The standing committee of the Shanghai municipal people's congress will place land sales under its direct supervision from this year, following a slew of high-profile corruption cases in the city over the past two years.
In its 2008 action plan approved on Monday, the city's legislative body decided to take on the supervision of the trade, budget, use of proceeds and development of a mechanism involving State-owned land.
The move is said to be the first time the city has put the supervision of land sales in the hands of the legislature.
A meeting has been scheduled to review the audits of land trading last year, the planning of a budget for this year and the establishing of a regulatory mechanism, officials said.
Yao Mingbao, secretary of the standing committee, said the group made the decision after hearing proposals from committee members as well as from the public.
During the annual session of Shanghai municipal people's congress held at the end of last month, Shanghai Mayor Han Zheng also announced that the government was planning to report the management of income from land sales to the committee and to the public.
The standing committee's latest decision comes in the wake of a string of graft cases involving top officials.
Last month, Yin Guoyuan, former deputy director of the Shanghai municipal housing, land and resources administration bureau, was charged with taking bribes and possessing properties that he could not account for.
Yin was said to have taken advantage of his post to gain benefits for others and receive cash, company shares, a house and car, allegedly worth more than 40 million yuan ($5.6 million) in total.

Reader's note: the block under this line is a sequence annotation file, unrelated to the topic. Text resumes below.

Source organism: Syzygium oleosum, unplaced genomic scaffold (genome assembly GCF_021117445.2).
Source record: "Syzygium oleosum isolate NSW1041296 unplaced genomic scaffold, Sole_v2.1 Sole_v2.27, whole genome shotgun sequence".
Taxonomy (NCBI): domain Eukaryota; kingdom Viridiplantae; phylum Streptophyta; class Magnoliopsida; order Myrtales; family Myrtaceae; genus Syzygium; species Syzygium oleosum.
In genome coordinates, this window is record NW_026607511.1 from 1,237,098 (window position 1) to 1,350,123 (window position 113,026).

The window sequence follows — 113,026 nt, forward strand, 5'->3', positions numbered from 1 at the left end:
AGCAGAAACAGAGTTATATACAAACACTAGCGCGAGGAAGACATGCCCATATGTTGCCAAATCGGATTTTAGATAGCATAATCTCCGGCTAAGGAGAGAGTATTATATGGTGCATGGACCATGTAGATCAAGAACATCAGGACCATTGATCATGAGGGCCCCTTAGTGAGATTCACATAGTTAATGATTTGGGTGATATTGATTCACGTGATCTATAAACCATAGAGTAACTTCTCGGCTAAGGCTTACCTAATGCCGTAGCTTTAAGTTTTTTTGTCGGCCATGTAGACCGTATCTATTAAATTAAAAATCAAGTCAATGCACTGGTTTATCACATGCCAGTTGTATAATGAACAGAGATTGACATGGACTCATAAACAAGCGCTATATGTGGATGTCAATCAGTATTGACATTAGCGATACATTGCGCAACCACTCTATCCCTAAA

Prior to Yin's case, Zhu Wenjin, head of a division in the bureau in charge of approving land sales, was arrested for taking bribes and approving illegal land acquisition. He was jailed for 15 years in September for his crimes.
Kang Huijun, former vice-governor of Shanghai's Pudong district, was stripped of his post at the end of last year for his involvement in illegal land trading.
According to Caijing magazine, five other officials with the land bureau have also recently been detained.
An anti-corruption drive which was launched in mid-2006, had seen investigations into an embezzlement case involving more than 3 billion yuan from the city's social security fund.
It has resulted in more than two dozen senior officials, including Party secretary Chen Liangyu and the heads of State-owned enterprises, being sacked.
Mayor Han said on Jan 23 at the Shanghai's people's congress that corruption in some government departments has seriously affected the city's development.
He vowed for the systematic supervision of key areas - including construction, land and property rights transaction, government purchases, pharmaceutical trading and fund supervision - to be established.
"We will carry out the strictest possible land management system," he said.
Source: China Daily